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Three observations from Bayern Munich’s 3-2 loss to Borussia Dortmund

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A good Bayern Munich first half performance was entirely subverted by the tactical acumen of Lucien Favre en route to a 3-2 Der Klassiker loss


DORTMUND, GERMANY - NOVEMBER 10: Paco Alcacer of Borussia Dortmund scores the winning goal to the 3:2 during the Bundesliga match between Borussia Dortmund and FC Bayern Muenchen at the Signal Iduna Park on November 10, 2018 in Dortmund, Germany.
DORTMUND, GERMANY - NOVEMBER 10: Paco Alcacer of Borussia Dortmund scores the winning goal to the 3:2 during the Bundesliga match between Borussia Dortmund and FC Bayern Muenchen at the Signal Iduna Park on November 10, 2018 in Dortmund, Germany.
Photo by Alexandre Simoes/Borussia Dortmund/Getty Images

First half, thy name was dominance

Bayern Munich came out of the tunnel on fire. They took this game straight at Borussia Dortmund for the entire first half. Borussia Dortmund had just a single shot during this time— granted it came on a Dortmund 2v0 counterattack that Marco Reus flubbed — and Bayern had them contained. Goretzka and Mueller ate up space in midfield, denied Julian Weigl the opportunity to dictate tempo and pick out his passes, allowing Javi Martinez and the Bayern centerback corps to control transition play and easily win the ball back. While Bayern struggled to get the ball in front of net — we’ll get to that in a little bit — there was nothing Dortmund did that could get them out of their own half.

Favre ruined Bayern Munich’s defense

Coming straight out of the halftime break, Dortmund took the game at Bayern Munich. Favre went to his bench and replaced Weigl with Mahmoud Dahoud. On the surface, this change isn’t large. Both are tactically intelligent players who pass well and control the tempo of the game. But Weigl is the more restrained option, suited to taking a small touch and picking out the brilliant pass, while Dahoud is the dynamic player. Coupled with Witsel, Dortmund’s midfield had a dynamism to it that suddenly Bayern could not match.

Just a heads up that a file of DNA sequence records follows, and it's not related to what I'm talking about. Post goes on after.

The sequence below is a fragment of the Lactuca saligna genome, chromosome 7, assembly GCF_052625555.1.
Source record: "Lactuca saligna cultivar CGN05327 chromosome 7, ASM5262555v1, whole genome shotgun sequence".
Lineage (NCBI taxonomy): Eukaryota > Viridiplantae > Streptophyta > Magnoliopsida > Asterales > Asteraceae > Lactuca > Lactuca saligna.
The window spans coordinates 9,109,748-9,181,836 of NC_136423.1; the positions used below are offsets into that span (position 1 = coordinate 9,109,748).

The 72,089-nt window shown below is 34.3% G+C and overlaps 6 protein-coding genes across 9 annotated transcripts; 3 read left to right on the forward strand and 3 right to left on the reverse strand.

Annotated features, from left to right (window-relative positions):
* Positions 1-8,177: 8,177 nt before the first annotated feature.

Favre doubled down 15 minutes later, adding Paco Alcacer to the mix, and the Bayern defense imploded. Alcacer ran patterns around Hummels and Boateng, testing channels and dragging the Bayern center-backs deeper. Meanwhile Martinez and Goretzka attempted to press and contain the suddenly lithe Dortmund midfield. As a result, the space between Bayern’s lines opened wide, allowing Marco Reus and Jadon Sancho to drive the game down Bayern’s throat.

Niko Kovac was slow to respond, and his solution was to introduce Renato Sanches to the right wing, adding a possession player to slow down the game. Sadly that meant taking one of Bayern’s only transitional offensive weapons off the field.

Bayern Munich need an offensive idea other than give Robert Lewandowski the ball

This was one of the more inspired offensive performances from Bayern Munich in recent memory. That is both good and damning with faint praise. Through Kimmich, Gnabry and Ribery, Bayern were electric down the wings. They attacked well, overlapped into space, and hit the Dortmund fullbacks all evening. Sadly, that was the end of any offensive brilliance. Dortmund’s low block was locked up tight with Manuel Akanji and Dan Axel Zagadou showing themselves more than up to the challenge, gobbling up crosses and passes into the box all night long. Bayern attempted 23 crosses on the night, had zero throughballs, and scored only one goal from an intentional structured attack — Lewadowski’s first.

Bayern had one attacking idea all night, zero creativity in tight spaces, and their Plan B was to add Sandro Wagner to the field and try it some more. That is a very serious problem for this team and one that I don’t know if Niko Kovac is going to be able to solve anytime soon, considering it’s taken them six weeks just to play this well.